original idea was to train future physicians to use the Internet for quick
access to medical information. The CDL serves as a filter, providing links
to reputable sites.
combines the field of medicine with the information management practices
of the medical informatics program," Cleveland says. "And it's proven
to be remarkably successful."
doctors like Dodson learn to use the CDL while earning their degrees at
the Health Science Center, and they apply their knowledge while completing
their residencies. When they go to their future practices, rural or urban,
they are already familiar with the CDL and comfortable using it.
her third year in the osteopathy program, Dodson began receiving dozens
of calls from Texas rural communities with offers to create a place for
her to practice medicine.
knew she would open a practice in one of these counties but was always
concerned about the demands of the position.
a terrifying thought to know that if someone needs a rheumatologist, I'll
have to be that rheumatologist no matter how uncomfortable I feel with
the subject," she says. "But I think I can handle it better now that I
have the CDL. I feel comfortable using it as a legitimate source of information."
There is a great deal of medical information on the Internet that needs
to be authenticated. Each of the CDL's chosen sources is reviewed by health
information professionals and experts in public health and medicine. A
group of UNT students constantly updates links in this digital collection,
upgrading or deleting old sources.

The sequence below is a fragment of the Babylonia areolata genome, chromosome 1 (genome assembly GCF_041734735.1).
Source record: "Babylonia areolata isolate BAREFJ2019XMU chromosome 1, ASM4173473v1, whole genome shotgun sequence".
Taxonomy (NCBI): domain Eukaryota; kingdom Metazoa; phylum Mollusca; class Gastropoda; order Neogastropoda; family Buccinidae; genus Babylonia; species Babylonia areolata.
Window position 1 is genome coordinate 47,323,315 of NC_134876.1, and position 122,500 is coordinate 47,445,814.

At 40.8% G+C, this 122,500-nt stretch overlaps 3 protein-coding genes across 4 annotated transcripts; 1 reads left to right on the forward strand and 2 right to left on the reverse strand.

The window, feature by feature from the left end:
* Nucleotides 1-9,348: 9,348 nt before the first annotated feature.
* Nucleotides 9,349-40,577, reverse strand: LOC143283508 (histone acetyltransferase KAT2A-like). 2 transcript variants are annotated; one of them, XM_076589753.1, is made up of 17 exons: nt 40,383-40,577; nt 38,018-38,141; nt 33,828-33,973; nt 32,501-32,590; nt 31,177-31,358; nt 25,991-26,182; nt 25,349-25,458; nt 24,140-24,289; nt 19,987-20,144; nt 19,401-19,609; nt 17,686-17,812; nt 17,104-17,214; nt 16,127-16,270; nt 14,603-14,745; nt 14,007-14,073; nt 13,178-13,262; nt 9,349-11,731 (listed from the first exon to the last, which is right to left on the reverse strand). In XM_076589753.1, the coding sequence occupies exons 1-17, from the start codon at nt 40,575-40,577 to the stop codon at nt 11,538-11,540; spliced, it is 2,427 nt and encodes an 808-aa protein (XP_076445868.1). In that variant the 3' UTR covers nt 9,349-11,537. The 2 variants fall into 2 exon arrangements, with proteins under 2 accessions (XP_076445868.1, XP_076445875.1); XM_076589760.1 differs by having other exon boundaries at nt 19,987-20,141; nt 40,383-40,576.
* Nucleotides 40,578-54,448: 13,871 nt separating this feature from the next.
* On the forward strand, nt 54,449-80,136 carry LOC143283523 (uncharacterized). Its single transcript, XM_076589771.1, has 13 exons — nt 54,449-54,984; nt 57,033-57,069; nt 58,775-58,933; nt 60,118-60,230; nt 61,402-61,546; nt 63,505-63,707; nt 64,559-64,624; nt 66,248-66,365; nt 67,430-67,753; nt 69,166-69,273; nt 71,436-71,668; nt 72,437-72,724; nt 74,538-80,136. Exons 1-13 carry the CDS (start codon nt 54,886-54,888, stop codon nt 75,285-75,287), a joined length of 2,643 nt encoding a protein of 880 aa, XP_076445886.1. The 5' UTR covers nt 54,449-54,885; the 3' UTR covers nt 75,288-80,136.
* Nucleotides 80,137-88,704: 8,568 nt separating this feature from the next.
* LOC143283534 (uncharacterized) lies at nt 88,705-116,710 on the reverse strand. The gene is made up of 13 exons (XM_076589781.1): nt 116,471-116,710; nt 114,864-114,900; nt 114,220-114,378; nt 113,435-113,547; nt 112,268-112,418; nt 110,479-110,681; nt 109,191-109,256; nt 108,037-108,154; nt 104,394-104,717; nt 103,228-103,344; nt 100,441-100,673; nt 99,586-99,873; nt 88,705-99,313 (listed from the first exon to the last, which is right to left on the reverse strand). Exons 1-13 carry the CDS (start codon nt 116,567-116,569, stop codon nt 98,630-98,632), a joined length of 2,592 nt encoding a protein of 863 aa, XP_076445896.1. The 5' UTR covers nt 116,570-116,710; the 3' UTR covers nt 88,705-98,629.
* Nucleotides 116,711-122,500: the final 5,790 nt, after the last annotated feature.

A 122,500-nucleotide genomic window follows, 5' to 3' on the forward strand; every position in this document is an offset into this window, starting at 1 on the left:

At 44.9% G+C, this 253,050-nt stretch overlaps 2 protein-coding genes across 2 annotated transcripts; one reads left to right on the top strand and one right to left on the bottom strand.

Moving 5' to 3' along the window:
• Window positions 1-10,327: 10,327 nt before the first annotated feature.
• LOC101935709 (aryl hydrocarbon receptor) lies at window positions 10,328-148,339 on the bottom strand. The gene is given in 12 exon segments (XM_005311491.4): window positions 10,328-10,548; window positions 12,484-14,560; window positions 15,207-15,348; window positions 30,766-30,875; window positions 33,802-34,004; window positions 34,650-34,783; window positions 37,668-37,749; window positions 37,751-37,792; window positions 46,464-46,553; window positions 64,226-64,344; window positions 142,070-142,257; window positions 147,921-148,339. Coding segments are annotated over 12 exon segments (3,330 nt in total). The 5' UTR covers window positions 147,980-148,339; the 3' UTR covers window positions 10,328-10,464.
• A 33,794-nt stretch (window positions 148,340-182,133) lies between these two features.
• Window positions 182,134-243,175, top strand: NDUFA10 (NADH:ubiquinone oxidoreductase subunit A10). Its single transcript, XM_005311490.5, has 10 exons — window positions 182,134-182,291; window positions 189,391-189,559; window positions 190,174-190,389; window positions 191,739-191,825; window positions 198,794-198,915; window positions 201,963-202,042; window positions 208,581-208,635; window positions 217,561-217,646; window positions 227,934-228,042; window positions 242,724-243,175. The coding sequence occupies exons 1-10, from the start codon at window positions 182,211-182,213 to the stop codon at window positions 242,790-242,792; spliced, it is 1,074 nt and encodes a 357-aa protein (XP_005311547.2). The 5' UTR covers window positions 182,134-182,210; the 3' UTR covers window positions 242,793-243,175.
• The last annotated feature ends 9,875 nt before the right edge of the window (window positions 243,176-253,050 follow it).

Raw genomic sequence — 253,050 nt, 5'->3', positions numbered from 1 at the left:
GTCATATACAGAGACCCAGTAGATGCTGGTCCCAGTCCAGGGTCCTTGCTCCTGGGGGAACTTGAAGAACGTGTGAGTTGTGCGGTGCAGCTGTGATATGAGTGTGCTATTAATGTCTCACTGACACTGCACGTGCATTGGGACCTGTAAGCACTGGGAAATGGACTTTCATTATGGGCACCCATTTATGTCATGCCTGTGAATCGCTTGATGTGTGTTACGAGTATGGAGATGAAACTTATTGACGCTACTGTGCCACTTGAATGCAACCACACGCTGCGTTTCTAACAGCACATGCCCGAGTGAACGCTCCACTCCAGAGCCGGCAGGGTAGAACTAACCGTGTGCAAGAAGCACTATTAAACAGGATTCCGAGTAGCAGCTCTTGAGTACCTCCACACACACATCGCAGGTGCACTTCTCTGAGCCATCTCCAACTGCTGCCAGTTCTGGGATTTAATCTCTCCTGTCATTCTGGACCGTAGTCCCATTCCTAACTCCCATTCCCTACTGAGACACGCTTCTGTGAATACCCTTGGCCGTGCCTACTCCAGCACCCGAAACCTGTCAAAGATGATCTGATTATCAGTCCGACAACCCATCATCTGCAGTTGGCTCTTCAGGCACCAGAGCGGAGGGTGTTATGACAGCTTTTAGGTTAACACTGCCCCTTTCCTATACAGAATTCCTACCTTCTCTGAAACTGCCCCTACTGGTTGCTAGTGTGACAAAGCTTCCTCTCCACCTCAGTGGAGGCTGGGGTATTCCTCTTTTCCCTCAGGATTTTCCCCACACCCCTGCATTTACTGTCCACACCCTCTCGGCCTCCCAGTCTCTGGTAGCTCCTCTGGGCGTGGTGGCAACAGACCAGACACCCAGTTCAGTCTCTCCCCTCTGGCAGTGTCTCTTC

idea is to decrease the barriers for rural practices but offer the same
quality an urban doctor could get from consulting a local specialist,"
also discovered that the CDL isn't limited to rural use," he says.
site is linked to and used by dozens of clinics and science centers throughout
the United States, Jamaica, Guam and Australia. Currently, it receives
as many as 50,000 hits a month. The library is an expanded source of information
for hospitals, area health education centers, HMOs, medical clinics and
other health care providers.
clinic can alter its interface with the site to suit individual needs.
For instance, doctors at the University of West Indies clinic, who deal
with numerous AIDS patients, have immediate access to current AIDS research
when they open their CDL interface.
of the CDL
The CDL is designed
for quick reference. In the section that assists in diagnosis, a physician
can list a set of symptoms and get a list of possible ailments or verify
a hypothesis. Another section provides background on new drugs and new
information on old ones.
section titled "Public Health" offers links to disease control and environmental
health issues. It provides the latest information on health concerns around
the world so that doctors can, for example, immunize patients traveling
abroad or be prepared for potential outbreaks of illness locally.
says two of the key elements of the CDL are the "Patient/Family" and "Preventative
Medicine" sections. Each lists common illnesses and health issues and
offers preventative measures and practical solutions. Young doctors are
encouraged to use this section to refer patients to web sites that provide
reached an era in which information is as useful as any drug prescription,"
Cleveland says. "Now doctors not only prescribe drugs, but they can prescribe
Clinical Digital Library is located at www.cdlp.org.